What is an EAN-8 / UPC-E barcode, and how is it structured?
EAN-8 is the short form of EAN-13. The EAN-8 barcode saves space, providing an identifying code for products such as candy, cigarettes, or other small or individually wrapped items. This code is only used if the product is too small for an EAN-13 code. The flag digits make the code ideal for international use, as opposed to UPC codes, which are limited to the United States.
Note: An EAN-8 code will only be granted by the GS1 organization if an EAN-13 uses more than 25% of the front space of the article – in other words, if the item is too small to support a full EAN-13. As it requires a dedicated prefix, it's an expensive barcode, especially as you cannot convert these barcodes to EAN-13.
The EAN-8 barcode has a left-hand guard pattern, four odd parity digits, a center guard pattern, four even parity digits, and a right-hand guard pattern. It has two flag digits, five data digits, and one check digit.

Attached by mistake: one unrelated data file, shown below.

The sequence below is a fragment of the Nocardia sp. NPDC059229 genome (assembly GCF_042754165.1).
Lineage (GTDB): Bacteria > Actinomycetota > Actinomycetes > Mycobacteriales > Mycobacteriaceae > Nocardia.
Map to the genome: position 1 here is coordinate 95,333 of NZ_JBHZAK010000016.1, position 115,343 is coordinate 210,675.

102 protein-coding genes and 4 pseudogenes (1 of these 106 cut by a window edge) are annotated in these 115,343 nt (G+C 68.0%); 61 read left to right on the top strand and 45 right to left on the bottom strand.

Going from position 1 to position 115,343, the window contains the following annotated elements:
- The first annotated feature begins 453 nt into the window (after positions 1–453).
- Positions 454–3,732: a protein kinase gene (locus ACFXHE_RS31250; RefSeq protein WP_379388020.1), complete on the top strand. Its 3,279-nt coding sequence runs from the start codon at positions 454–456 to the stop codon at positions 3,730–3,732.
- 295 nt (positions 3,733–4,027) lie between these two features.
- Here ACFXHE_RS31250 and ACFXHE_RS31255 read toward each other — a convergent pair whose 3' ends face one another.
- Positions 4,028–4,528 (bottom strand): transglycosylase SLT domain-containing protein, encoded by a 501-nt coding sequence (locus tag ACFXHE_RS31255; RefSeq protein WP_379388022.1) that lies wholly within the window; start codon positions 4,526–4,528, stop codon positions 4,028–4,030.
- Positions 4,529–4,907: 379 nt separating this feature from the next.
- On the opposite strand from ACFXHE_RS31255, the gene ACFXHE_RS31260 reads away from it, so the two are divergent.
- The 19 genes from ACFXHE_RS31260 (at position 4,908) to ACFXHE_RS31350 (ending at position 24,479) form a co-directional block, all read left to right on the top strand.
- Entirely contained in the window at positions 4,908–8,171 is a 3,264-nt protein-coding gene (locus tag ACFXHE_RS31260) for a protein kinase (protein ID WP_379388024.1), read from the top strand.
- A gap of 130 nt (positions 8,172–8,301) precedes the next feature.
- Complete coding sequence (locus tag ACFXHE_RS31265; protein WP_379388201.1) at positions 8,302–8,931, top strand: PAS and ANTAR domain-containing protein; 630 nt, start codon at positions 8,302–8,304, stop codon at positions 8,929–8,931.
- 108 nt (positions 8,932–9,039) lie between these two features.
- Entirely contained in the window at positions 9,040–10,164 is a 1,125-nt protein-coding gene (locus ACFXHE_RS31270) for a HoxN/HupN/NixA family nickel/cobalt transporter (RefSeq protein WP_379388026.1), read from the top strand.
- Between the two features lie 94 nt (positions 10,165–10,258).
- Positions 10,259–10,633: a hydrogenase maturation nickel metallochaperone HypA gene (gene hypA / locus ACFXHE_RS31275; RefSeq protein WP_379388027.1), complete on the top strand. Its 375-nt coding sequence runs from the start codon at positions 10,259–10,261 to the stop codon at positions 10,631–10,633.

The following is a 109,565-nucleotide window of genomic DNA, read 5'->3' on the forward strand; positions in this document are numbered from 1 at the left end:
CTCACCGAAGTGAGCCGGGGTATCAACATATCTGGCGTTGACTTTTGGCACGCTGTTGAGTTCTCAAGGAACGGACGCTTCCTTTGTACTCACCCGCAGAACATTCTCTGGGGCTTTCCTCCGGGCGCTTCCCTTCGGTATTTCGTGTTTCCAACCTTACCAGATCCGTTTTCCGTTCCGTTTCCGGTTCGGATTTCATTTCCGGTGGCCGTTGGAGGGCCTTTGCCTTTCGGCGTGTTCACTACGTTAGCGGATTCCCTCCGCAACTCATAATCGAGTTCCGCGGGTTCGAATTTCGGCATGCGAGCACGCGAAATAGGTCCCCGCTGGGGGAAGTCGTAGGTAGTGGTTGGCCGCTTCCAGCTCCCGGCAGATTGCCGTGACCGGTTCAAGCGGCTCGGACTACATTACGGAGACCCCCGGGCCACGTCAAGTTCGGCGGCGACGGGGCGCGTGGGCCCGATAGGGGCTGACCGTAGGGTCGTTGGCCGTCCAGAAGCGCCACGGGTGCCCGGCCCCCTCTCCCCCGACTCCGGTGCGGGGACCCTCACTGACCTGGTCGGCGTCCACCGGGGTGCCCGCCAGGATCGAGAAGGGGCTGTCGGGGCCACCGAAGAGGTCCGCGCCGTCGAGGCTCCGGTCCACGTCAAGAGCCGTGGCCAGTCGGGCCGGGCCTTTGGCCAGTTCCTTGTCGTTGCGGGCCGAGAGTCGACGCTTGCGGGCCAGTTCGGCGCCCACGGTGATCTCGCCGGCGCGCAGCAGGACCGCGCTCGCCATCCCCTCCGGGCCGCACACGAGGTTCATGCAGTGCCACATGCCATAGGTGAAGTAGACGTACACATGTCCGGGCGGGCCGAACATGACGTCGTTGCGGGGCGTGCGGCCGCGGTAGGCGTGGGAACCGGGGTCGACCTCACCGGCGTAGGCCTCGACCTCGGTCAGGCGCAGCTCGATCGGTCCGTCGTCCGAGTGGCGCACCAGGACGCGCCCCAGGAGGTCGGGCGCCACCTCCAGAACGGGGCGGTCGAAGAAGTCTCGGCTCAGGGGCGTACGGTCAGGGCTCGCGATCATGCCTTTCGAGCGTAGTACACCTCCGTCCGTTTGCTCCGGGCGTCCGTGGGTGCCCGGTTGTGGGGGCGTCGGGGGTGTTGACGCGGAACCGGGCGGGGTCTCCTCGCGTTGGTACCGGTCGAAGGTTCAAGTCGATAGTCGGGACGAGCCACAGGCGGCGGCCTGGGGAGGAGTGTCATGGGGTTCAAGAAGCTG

The EAN-8 code is a 2 or 3-digit number system code, followed by a 4 or 5-digit product code which is assigned directly by the numbering authority. This means that any company can request an EAN-8 code regardless of its EAN-13 manufacturer or product code, which has the disadvantage of having to be digitally stored (in a database, for example) as a separate product since there is no way to translate an EAN-8 code to an EAN-13 equivalent.
EAN-8 barcodes may be used to encode 8-digit Global Trade Identification Numbers which are product identifiers from the GS1 System. A GTIN-8 begins with a 2 or 3-digit GS1 prefix, followed by a 5 or 4-digit item reference element depending on the length of the GS1 prefix, and a checksum digit.
EAN-8 codes are commonly used throughout the world and companies can also use them to encode 8-digit Restricted Circulation Numbers which they use to identify own-brand products sold only in their own stores.